Wednesday I posted a Q&A with Mike Garafolo of the Star-Ledger. Today, we are treated to veteran Giants' beat writer Ernie Palladino of the Journal News answering the same set of questions.
Getting two sets of perspectives from guys as knowledgeable as these two is really interesting. Thanks to Ernie for taking the time to answer these, and for being one of Big Blue View's earliest mainstream supporters. Be sure to check out Ernie's fine Giants Journal blog.
Big Blue View: When the playoffs started nobody gave the Giants a realistic shot to reach the Super Bowl. What, in your mind, is the most surprising thing about this football team?
Ernie Palladino: The most surprising thing about this team is its resiliencey. Even when things went bad and Eli Manning looked flustered and lost early in some games, he still managed to pull it together just enough to get it done in the fourth quarter. Even the defense, no matter how dominated they were in Buffalo or against Dallas in the playoffs, they came up with the big play at the big moment to win. They make a big deal of "just keep working," but with this team the philosophy truly applied. That's the most iimpressive thing about this whole run. And make no mistake, it wouldn't have happened last season.
BBV: The Eli question. After the way he has played since the New England game, can we now call Manning an upper-echelon quarterback? Or, do you believe he's still a question mark?
EP: I don't think Eli is a question mark, but he's not the prototype elite quarterback, either. What he's doing isn't spectacular like, say Tom Brady or his brother Peyton might do. But he is doing exactly what's been asked of him from the beginning -- take care of the ball and be efficient. It's not fancy, and the numbers (aside from the rising completion percentage) aren't mind-boggling. But he's winning, and that's the important thing. Remember, twice they had to settle for field goals deep inside the Green Bay Red Zone. And when Corey Webster intercepted the ball, Manning could only get the offense a couple of yards closer for Tynes' overtime kick. But then you have his gutsy drive at the end of the first half in Dallas. Big plays at big moments.
BBV: Did the Giants already hit the Patriots with their best shot, or do you think they have a legitimate chance to knock off New England in the Super Bowl?
EP: The Giants hit the Patriots with a heck of a shot and nearly beat them. I'm not sure how many of those they have left in them. I believe they will lose, but in a close one, probably by no more than a touchdown. Then again, nothing in this season makes any sense to me. So do they have a shot? Yeah. Why? Because why the hell not?
BBV: Is there something to this whole 'Giants play better away from home' thing? Ten straight road wins is pretty incredible.
EP: Ten straight road wins isn't incredible. It's downright supernatural. Nobody has ever strung together that many before. And we all know how hard it is to win on the road in the NFL. I think saying that the road pulls this team together is too easy an explanation, and basically a load of psychological malarky. But darned if I can put my finger on anything, either. Like I say, nothing makes sense in this crazy season. Chicago is knocking the daylights out of them in the rain and sleet, and the Giants come back and win. The season hangs by a yard at the goal line in Washington, and rookie Aaron Ross makes a tackle on fourth down. Corey Webster and R.W. McQuarters make interceptions in the playoffs, McQuarters on the final Dallas offensive play, after doing next to nothing in the regular season. Go figure.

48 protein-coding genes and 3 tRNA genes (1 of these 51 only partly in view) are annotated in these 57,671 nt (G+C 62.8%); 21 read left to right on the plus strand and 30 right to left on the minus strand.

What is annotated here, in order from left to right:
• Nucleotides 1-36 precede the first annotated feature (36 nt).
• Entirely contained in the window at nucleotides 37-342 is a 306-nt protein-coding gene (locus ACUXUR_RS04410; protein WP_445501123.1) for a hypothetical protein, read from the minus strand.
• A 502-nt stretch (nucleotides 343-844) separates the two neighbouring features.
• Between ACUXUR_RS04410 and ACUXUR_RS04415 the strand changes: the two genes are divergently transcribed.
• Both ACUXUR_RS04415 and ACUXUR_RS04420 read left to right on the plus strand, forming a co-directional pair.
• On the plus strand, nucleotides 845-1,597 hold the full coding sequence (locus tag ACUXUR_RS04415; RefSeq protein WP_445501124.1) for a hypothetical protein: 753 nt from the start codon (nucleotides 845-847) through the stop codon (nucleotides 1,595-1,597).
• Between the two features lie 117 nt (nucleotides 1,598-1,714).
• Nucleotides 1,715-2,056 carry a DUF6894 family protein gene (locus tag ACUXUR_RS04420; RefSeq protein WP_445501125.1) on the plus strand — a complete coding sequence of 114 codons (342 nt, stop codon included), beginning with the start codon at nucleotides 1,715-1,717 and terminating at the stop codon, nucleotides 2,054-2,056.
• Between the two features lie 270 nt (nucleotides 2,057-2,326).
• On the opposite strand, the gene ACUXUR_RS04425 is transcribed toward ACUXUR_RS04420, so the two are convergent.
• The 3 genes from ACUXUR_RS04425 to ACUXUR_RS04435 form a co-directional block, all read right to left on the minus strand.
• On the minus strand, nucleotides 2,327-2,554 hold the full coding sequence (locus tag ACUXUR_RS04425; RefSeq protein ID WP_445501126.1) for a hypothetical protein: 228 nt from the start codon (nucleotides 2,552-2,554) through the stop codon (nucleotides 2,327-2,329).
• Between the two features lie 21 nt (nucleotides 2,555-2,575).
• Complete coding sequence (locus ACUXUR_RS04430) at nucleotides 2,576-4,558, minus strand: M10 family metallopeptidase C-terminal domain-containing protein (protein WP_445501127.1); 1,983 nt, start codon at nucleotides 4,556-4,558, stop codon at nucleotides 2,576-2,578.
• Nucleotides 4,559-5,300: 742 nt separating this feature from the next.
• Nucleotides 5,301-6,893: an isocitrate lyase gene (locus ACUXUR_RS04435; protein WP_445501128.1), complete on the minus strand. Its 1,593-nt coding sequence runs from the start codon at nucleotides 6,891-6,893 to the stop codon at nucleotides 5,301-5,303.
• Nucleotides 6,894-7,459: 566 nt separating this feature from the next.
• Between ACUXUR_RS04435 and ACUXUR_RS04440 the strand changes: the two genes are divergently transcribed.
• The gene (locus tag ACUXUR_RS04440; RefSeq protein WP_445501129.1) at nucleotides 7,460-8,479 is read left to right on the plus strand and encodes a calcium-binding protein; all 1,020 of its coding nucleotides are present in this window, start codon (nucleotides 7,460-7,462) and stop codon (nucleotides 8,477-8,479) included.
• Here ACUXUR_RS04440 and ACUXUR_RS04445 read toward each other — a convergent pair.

BBV: The hiring of Steve Spagnuolo might be the best move of the Tom Coughlin era. We know Spags has been linked to the Atlanta head coaching job. Are the Giants going to be able to lock up Spagnuolo long-term, or do you see him moving on either this off-season or in the near future?
EP: Well, it looks like he's going to stick around for a while because Atlanta just hired Mike Smith of Jacksonville, and it looks like the Redskins job is between Fassel and Gregg Williams. That's a good thing, because Spagnuolo is way too valuable right now as a defensive coordinator. It's because of his adjustments that the defense got in gear and started stopping people after that 0-2 horror show. I wouldn't mind seeing him stick around until Coughlin retires, but I'll bet one more year of good defense and he'll be a head coach somewhere.
BONUS QUESTION FROM BBV: You are one of a growing number of sports writers who are writing for their newspaper as well as blogging. Which format do you enjoy most, and why?
EP: I'll probably lose a lot of readers for this, but I like to consider myself an old-style newspaper guy. I'm a technophobe at heart. Hate computers and everything that goes with it. I was brought up that newsmen told stories in a certain way -- to educate the reader. Entertain, yes, but first and foremost inform and educate. That's why I like the form of the newspaper article. It's formal, and in it we give the reader everything they need to know about a subject in as fair a manner as possible. This blog stuff, it blurs the line. It makes me out to be just another guy on a bar stool talking sports with another guy. I'm not supposed to be that guy. I'm supposed to be the knowledgeable one, because I'm the guy with the access. But at the same time, it does get kind of fun when I can inject some humor into it and the readers recognize and appreciate it. All in all, though, I don't think I'm getting along very well with the 21st century.